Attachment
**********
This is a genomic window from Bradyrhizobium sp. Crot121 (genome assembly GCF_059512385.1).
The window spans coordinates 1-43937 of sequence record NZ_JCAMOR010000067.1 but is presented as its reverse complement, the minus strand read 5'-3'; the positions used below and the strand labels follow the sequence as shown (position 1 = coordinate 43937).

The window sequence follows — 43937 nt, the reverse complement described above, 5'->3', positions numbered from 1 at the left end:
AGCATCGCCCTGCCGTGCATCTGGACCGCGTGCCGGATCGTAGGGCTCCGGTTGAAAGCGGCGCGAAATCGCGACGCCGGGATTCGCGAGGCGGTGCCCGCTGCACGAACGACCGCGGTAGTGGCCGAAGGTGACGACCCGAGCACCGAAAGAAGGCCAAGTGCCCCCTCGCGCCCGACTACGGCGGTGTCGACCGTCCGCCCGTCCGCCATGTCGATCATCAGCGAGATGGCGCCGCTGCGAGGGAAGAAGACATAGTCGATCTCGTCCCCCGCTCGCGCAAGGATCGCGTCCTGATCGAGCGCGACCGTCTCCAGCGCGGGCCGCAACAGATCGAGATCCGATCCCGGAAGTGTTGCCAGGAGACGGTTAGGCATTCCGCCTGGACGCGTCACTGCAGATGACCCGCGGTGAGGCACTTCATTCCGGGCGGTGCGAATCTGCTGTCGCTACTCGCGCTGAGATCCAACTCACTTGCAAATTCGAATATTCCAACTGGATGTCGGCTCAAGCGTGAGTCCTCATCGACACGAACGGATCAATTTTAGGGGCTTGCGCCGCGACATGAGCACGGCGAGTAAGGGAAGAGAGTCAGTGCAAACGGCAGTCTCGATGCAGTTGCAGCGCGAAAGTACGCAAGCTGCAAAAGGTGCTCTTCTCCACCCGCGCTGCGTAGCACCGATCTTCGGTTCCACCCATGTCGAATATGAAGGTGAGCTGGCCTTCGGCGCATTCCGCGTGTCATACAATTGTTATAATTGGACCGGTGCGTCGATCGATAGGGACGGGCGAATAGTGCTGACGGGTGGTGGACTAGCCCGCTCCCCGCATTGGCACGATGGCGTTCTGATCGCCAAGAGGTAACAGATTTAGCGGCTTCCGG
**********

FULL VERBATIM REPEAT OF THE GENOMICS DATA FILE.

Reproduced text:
This is a genomic window from Bradyrhizobium sp. Crot121 (genome assembly GCF_059512385.1).
The window spans coordinates 1-43937 of sequence record NZ_JCAMOR010000067.1 but is presented as its reverse complement, the minus strand read 5'-3'; the positions used below and the strand labels follow the sequence as shown (position 1 = coordinate 43937).

The window sequence follows — 43937 nt, the reverse complement described above, 5'->3', positions numbered from 1 at the left end:
AGCATCGCCCTGCCGTGCATCTGGACCGCGTGCCGGATCGTAGGGCTCCGGTTGAAAGCGGCGCGAAATCGCGACGCCGGGATTCGCGAGGCGGTGCCCGCTGCACGAACGACCGCGGTAGTGGCCGAAGGTGACGACCCGAGCACCGAAAGAAGGCCAAGTGCCCCCTCGCGCCCGACTACGGCGGTGTCGACCGTCCGCCCGTCCGCCATGTCGATCATCAGCGAGATGGCGCCGCTGCGAGGGAAGAAGACATAGTCGATCTCGTCCCCCGCTCGCGCAAGGATCGCGTCCTGATCGAGCGCGACCGTCTCCAGCGCGGGCCGCAACAGATCGAGATCCGATCCCGGAAGTGTTGCCAGGAGACGGTTAGGCATTCCGCCTGGACGCGTCACTGCAGATGACCCGCGGTGAGGCACTTCATTCCGGGCGGTGCGAATCTGCTGTCGCTACTCGCGCTGAGATCCAACTCACTTGCAAATTCGAATATTCCAACTGGATGTCGGCTCAAGCGTGAGTCCTCATCGACACGAACGGATCAATTTTAGGGGCTTGCGCCGCGACATGAGCACGGCGAGTAAGGGAAGAGAGTCAGTGCAAACGGCAGTCTCGATGCAGTTGCAGCGCGAAAGTACGCAAGCTGCAAAAGGTGCTCTTCTCCACCCGCGCTGCGTAGCACCGATCTTCGGTTCCACCCATGTCGAATATGAAGGTGAGCTGGCCTTCGGCGCATTCCGCGTGTCATACAATTGTTATAATTGGACCGGTGCGTCGATCGATAGGGACGGGCGAATAGTGCTGACGGGTGGTGGACTAGCCCGCTCCCCGCATTGGCACGATGGCGTTCTGATCGCCAAGAGGTAACAGATTTAGCGGCTTCCGG